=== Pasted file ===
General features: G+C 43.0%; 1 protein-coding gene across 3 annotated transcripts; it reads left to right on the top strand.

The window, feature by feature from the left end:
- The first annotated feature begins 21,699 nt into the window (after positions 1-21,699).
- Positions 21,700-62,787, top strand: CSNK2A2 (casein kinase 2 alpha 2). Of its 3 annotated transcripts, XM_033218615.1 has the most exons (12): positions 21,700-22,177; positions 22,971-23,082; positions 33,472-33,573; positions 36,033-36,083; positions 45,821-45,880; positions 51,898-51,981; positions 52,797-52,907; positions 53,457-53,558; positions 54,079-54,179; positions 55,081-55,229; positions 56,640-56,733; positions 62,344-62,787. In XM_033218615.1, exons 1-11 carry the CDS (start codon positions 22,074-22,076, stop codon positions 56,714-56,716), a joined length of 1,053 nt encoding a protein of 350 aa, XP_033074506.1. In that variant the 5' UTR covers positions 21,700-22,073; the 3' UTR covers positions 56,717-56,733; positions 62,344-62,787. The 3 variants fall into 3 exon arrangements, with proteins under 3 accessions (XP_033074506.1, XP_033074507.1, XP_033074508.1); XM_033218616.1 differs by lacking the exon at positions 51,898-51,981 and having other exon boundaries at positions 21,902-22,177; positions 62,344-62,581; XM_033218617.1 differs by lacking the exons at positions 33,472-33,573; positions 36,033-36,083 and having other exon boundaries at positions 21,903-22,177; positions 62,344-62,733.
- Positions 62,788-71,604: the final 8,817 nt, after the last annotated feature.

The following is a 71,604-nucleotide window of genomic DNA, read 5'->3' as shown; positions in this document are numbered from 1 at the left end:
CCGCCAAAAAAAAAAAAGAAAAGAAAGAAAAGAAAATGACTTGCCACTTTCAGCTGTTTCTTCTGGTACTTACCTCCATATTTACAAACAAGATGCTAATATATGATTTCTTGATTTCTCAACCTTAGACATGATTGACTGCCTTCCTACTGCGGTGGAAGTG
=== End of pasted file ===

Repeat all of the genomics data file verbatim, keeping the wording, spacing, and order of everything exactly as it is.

General features: G+C 43.0%; 1 protein-coding gene across 3 annotated transcripts; it reads left to right on the top strand.

The window, feature by feature from the left end:
- The first annotated feature begins 21,699 nt into the window (after positions 1-21,699).
- Positions 21,700-62,787, top strand: CSNK2A2 (casein kinase 2 alpha 2). Of its 3 annotated transcripts, XM_033218615.1 has the most exons (12): positions 21,700-22,177; positions 22,971-23,082; positions 33,472-33,573; positions 36,033-36,083; positions 45,821-45,880; positions 51,898-51,981; positions 52,797-52,907; positions 53,457-53,558; positions 54,079-54,179; positions 55,081-55,229; positions 56,640-56,733; positions 62,344-62,787. In XM_033218615.1, exons 1-11 carry the CDS (start codon positions 22,074-22,076, stop codon positions 56,714-56,716), a joined length of 1,053 nt encoding a protein of 350 aa, XP_033074506.1. In that variant the 5' UTR covers positions 21,700-22,073; the 3' UTR covers positions 56,717-56,733; positions 62,344-62,787. The 3 variants fall into 3 exon arrangements, with proteins under 3 accessions (XP_033074506.1, XP_033074507.1, XP_033074508.1); XM_033218616.1 differs by lacking the exon at positions 51,898-51,981 and having other exon boundaries at positions 21,902-22,177; positions 62,344-62,581; XM_033218617.1 differs by lacking the exons at positions 33,472-33,573; positions 36,033-36,083 and having other exon boundaries at positions 21,903-22,177; positions 62,344-62,733.
- Positions 62,788-71,604: the final 8,817 nt, after the last annotated feature.

The following is a 71,604-nucleotide window of genomic DNA, read 5'->3' as shown; positions in this document are numbered from 1 at the left end:
CCGCCAAAAAAAAAAAAGAAAAGAAAGAAAAGAAAATGACTTGCCACTTTCAGCTGTTTCTTCTGGTACTTACCTCCATATTTACAAACAAGATGCTAATATATGATTTCTTGATTTCTCAACCTTAGACATGATTGACTGCCTTCCTACTGCGGTGGAAGTG